If the interval between the two data series is five years, all the survivors of age group i at the first inquiry are in age group i + 1 at the second inquiry, and the parity increment between the inquiries for the corresponding cohort is equal to P(i+1,2)-P(i,1). Such increments can be calculated for each age group, and the hypothetical-cohort parities are then obtained by successively cumulating them. Thus, if the parity increment for the cohort of age group i at the first inquiry is denoted by
and the parity of age group i for the hypothetical cohort is denoted by P(i,s) (where the s stands for 'synthetic'), one has
for i=1…6, and hence
The parity increment
for the youngest age group (i = 0) is taken as being equal to P(1,2), i.e., assuming that P(0,1) – the average parity of women aged 10-14 in the first inquiry– is zero. If fertility is changing rapidly, this value of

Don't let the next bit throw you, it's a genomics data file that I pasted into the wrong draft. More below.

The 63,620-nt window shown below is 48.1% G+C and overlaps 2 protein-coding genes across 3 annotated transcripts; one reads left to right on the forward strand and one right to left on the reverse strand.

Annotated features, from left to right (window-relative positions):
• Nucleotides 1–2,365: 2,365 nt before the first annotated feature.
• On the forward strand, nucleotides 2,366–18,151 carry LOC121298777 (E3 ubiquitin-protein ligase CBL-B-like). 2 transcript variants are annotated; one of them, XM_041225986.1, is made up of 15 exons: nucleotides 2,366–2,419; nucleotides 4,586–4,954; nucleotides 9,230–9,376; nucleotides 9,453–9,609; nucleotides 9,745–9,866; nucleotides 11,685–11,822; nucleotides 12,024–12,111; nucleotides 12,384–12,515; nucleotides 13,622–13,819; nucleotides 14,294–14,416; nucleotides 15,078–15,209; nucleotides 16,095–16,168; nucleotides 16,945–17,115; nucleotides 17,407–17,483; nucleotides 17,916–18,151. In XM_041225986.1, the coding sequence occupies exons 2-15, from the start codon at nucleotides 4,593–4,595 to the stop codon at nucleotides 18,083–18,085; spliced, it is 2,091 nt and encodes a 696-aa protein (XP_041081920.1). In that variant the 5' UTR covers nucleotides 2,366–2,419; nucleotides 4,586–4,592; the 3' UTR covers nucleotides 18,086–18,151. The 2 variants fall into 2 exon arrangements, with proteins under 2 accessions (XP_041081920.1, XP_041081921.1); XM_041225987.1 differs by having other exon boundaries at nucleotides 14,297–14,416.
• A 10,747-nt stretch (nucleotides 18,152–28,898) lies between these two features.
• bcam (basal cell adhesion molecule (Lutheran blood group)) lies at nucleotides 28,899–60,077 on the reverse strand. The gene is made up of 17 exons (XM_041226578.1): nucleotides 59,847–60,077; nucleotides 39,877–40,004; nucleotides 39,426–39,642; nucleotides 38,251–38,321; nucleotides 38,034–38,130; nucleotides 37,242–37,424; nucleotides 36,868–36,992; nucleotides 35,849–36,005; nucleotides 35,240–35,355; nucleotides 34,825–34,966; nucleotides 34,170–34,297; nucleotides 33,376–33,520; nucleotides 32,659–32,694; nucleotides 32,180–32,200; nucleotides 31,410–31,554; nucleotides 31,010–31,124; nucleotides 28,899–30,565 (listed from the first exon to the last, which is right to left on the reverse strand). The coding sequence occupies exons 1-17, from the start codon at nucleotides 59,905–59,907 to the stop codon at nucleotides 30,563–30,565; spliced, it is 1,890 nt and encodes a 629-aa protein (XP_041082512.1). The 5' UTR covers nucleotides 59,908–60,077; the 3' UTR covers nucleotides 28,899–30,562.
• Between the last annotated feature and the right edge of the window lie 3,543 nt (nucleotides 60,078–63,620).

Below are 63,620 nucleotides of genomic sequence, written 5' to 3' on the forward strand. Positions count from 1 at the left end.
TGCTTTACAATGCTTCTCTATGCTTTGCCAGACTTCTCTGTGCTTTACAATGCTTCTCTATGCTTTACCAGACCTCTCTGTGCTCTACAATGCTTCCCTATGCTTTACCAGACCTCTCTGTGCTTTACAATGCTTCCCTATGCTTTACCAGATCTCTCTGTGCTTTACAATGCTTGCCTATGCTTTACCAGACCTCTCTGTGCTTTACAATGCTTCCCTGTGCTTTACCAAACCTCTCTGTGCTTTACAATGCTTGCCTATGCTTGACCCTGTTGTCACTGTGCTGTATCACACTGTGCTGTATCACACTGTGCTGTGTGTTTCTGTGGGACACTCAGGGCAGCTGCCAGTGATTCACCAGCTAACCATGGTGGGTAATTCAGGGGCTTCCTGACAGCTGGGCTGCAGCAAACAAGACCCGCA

will therefore reflect period rates somewhat closer to the second survey than to the mid-point of the interval, slightly over-allowing for the change in fertility.
If the intercensal or inter-survey interval is 10 years, then the survivors of the initial cohort of age group i in the first survey will be the women in age group (i + 2) in the second. The hypothetical cohort parities are then obtained by cumulating two parallel sequences of parity increments. Once more, for the youngest age groups,
is taken as being equal to P(1,2) and
to P(2,2). Other parity increments are calculated as
for i=1…5.
Hypothetical cohort parities for even-numbered age groups are obtained by summing the parity increments for even-numbered age groups, whereas those for odd- numbered age groups are obtained by summing parity increments for odd-numbered age groups. Thus,
The method of calculating this schedule, denoted by f(i), where i indexes the age groups as before, depends upon the data available.